There won’t be the difference between hard and easy days, they’ll all just turn into a blurry shade of grey. Not good, and trust me not fun. I step forward as being guilty of this in the past…whether it is because you are just feeling excited and good and want to go faster, you are new to a team and trying too hard to keep up, are competitive on a team and trying to play that ‘top dog’ game, or just feel ‘guilty’ about going too easy (ahem, this girl) it’s not smart. Easy days need to be easy.

So, relish those recovery days and know this is the times that your body needs to just regroup and…well, recover. It’s really just about putting in the cardio and miles, so keep it conversational. That way, you’ll be able to actually hit it come the next hard workout day or even more important, race!

1) Easy days, how do you keep yourself in check?

2) Have you learned this lesson the hard way?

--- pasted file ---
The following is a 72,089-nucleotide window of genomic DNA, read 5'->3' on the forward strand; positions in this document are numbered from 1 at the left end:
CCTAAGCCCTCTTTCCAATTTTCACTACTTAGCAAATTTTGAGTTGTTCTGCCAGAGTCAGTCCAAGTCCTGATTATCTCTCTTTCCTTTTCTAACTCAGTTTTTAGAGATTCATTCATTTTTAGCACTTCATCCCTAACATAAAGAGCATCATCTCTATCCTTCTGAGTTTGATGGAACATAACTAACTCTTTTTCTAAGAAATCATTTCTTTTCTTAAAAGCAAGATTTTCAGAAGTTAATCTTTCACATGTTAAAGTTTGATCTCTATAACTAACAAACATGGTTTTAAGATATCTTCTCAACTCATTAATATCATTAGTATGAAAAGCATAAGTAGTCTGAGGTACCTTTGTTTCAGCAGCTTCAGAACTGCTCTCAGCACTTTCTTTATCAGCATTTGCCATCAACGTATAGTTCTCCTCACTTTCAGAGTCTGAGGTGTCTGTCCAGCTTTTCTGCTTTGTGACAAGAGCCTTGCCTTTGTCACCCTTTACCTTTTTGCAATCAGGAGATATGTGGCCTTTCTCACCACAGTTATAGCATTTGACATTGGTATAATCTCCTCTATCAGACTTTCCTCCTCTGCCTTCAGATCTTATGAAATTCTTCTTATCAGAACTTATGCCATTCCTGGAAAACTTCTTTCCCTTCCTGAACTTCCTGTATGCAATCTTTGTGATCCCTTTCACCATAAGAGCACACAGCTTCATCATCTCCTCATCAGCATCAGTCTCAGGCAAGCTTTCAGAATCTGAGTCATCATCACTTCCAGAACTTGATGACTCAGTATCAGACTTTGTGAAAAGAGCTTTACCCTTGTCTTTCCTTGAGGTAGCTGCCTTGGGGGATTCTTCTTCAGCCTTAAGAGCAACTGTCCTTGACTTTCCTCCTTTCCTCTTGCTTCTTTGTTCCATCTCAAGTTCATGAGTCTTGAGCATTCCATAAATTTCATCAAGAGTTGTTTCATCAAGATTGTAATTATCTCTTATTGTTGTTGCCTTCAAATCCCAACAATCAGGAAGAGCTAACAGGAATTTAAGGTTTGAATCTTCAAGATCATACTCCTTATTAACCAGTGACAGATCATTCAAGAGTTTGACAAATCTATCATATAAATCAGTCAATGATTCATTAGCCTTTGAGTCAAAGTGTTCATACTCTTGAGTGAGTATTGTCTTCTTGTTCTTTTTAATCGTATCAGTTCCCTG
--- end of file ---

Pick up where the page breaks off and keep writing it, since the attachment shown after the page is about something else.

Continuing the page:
3) Best thing about easy days?
Just enjoying being out there and not getting stressed about any kind of pace!

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Intervals and Hard Workouts…Don’t Avoid Them, Lie to Yourself and You’ll Love Them

Interval workouts. Speedwork. Running hard. Pushing until your legs are on fire and your lungs burn. Sounds like so much fun, right?!

I’ve said before that there is a difference between running and training. Hard workouts are the difference. They will make you faster, get you on the road to PR’s and the separate the runnerchicks and runnerdudes from the runnerbeasts…beasts being a good thing. You see, in a sick sort of way we crave that burn of lactic acid and pushing ourselves. I think it’s mainly because of the feeling you get afterwards…the feeling of accomplishment. And ya, the better times or PR’s are certainly perks. :)
strong girl
Intervals are just as much a test of the mind as the body. Sometimes even MORE a test of the mind, a battle of the wills, a battle within yourself. Personally, sometimes the HARDEST part of hard workouts are just getting starting, putting the first one down.